Sterling exchange rates strengthened further yesterday against the Euro and the US Dollar as concerns over Spain’s economy mount and some fairly positive economic news for the UK as the National Institute of Economic and Social Research (NIESR) stated that in their view the UK had narrowly escaped recession as the economy had grown by 0.1%. However earlier in the day UK manufacturing figures showed we had fallen by 0.7%, a stark reminder that the UK economy is still in a challenging position whether we have avoided recession or not. The figures from the NIESR are different from the official figures used by the Office of National Statistics (ONS) which are due for their final revision at the end of this month, this will be the final point where we will know with 100% certainty that the UK has fallen into recession and at despite the different figures from NIESR the chances are the figures will confirm the disappointing news. So, if you need to transfer money internationally and need to be kept informed of Sterling exchange rate movement then speak to us at Foreign Currency Direct today.

Tonight the Reserve Bank of New Zealand announced their latest interest and expectations are for rates to remain on hold at 2.5% but the accompanying statement could give an insight into how the Central Bank foresee their economy and its long term health. So, if you need to buy New Zealand Dollars make sure you stay in close contact with one of our experienced currency brokers who will be able to keep you informed of any market movement and the latest news from the land of the long white cloud.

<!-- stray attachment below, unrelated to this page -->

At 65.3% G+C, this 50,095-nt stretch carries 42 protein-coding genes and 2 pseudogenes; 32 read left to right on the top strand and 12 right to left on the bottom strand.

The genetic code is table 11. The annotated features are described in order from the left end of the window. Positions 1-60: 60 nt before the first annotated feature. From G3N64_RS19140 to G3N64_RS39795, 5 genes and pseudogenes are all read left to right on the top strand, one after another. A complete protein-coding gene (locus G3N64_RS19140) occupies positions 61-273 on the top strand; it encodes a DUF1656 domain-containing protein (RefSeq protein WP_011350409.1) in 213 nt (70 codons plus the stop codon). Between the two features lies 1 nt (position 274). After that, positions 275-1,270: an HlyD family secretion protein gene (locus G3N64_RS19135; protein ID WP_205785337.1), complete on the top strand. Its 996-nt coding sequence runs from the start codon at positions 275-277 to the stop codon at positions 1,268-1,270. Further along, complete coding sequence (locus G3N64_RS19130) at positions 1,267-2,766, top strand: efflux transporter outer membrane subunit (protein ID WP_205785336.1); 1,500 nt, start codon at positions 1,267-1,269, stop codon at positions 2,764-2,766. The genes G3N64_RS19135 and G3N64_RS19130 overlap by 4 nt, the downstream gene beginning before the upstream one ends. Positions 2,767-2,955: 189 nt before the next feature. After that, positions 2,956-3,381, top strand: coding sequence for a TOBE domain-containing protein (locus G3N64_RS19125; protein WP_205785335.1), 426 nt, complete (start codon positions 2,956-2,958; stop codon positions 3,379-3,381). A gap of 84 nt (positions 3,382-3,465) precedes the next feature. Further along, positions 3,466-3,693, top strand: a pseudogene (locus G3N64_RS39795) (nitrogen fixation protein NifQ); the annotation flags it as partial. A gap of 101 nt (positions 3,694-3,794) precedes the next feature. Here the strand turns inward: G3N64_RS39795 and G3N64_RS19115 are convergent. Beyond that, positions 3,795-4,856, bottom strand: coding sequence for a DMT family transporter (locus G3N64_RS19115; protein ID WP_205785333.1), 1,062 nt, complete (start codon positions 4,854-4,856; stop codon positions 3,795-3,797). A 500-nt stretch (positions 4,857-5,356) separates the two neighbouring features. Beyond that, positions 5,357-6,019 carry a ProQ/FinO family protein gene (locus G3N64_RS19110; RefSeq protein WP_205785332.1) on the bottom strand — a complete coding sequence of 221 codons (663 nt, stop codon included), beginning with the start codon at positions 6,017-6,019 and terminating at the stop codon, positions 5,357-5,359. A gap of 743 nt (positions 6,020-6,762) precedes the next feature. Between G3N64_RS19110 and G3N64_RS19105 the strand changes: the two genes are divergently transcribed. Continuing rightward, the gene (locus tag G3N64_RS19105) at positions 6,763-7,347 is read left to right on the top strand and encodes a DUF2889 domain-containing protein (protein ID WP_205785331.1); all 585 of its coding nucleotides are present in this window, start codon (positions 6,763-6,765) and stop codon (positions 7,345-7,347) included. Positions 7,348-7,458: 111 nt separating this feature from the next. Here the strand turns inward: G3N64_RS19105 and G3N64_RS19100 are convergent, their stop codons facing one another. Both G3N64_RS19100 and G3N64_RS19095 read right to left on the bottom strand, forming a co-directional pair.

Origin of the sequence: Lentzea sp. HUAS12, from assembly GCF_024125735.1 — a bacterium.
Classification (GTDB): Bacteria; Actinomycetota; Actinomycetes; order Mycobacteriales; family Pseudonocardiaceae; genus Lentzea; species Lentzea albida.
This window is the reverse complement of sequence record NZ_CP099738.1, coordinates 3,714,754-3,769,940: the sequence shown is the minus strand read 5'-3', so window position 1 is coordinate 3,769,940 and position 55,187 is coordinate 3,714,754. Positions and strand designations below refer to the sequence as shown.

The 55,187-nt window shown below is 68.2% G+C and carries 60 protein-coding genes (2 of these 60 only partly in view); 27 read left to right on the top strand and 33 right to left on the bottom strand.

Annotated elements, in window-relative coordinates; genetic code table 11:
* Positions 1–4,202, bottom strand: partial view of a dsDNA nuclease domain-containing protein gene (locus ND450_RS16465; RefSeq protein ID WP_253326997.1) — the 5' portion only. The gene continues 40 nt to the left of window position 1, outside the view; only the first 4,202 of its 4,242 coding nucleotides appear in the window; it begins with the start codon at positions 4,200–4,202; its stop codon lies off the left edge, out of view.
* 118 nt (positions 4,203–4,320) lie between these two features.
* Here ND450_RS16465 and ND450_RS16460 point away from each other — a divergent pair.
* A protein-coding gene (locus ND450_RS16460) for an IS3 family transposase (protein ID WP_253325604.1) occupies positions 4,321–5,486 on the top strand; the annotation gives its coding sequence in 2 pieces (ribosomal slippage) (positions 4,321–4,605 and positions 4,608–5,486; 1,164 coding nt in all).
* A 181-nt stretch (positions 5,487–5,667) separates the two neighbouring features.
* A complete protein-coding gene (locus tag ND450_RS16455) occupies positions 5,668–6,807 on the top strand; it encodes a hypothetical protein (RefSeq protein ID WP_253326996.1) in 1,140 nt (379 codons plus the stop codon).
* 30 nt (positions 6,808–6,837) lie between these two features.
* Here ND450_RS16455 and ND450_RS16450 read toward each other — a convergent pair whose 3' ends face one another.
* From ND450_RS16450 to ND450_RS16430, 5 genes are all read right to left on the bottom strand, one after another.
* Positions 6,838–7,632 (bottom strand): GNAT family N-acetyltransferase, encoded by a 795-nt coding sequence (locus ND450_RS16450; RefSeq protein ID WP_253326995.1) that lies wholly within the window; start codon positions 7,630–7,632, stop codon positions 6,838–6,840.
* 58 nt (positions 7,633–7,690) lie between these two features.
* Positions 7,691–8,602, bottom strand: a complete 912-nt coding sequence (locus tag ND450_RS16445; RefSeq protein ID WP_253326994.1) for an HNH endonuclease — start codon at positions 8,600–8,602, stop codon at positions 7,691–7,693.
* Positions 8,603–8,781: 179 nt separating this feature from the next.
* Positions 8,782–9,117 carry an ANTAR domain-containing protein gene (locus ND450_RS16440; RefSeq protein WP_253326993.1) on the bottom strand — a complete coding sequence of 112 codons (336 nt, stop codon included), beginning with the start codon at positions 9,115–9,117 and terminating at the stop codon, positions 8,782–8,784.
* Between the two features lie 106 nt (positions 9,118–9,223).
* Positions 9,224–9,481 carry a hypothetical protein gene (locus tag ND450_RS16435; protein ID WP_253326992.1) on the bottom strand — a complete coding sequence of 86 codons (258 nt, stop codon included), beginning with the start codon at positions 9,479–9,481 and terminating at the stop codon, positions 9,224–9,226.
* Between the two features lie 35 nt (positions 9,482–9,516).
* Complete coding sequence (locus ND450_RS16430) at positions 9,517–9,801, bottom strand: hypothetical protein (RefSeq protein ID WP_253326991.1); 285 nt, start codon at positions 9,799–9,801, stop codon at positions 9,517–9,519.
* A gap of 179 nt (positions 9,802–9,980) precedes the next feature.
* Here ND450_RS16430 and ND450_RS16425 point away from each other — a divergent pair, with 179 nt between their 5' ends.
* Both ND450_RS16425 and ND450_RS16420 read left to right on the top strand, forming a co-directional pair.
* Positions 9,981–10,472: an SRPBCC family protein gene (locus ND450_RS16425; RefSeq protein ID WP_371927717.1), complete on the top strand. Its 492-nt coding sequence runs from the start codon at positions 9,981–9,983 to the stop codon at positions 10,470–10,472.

As the news in Spain rumbles on it was revealed yesterday that their borrowing costs had risen to a record high as 10 year bond yields reached 6.81% which is the highest it has been since the formation of the Eurozone back in 1999. As we saw before in Greece when a country’s bond yields hit 7% the country will have to accept a bailout as any higher returns are unsustainable and only go to place more pressure on the already ailing economy. In further developments Fitch have downgraded 18 Spanish banks following the news they had cut the credit rating of Santander and BBVA the countries two largest banks. While the focus remains on the Spanish banks there is a concern that the country is focusing on borrowing money rather than looking for growth which many analysts believe is needed to recover from the current slump. To find out more about the situation in Spain call straight through to our trading floor on 0800 328 5884 or email me directly on trh@currencies.co.uk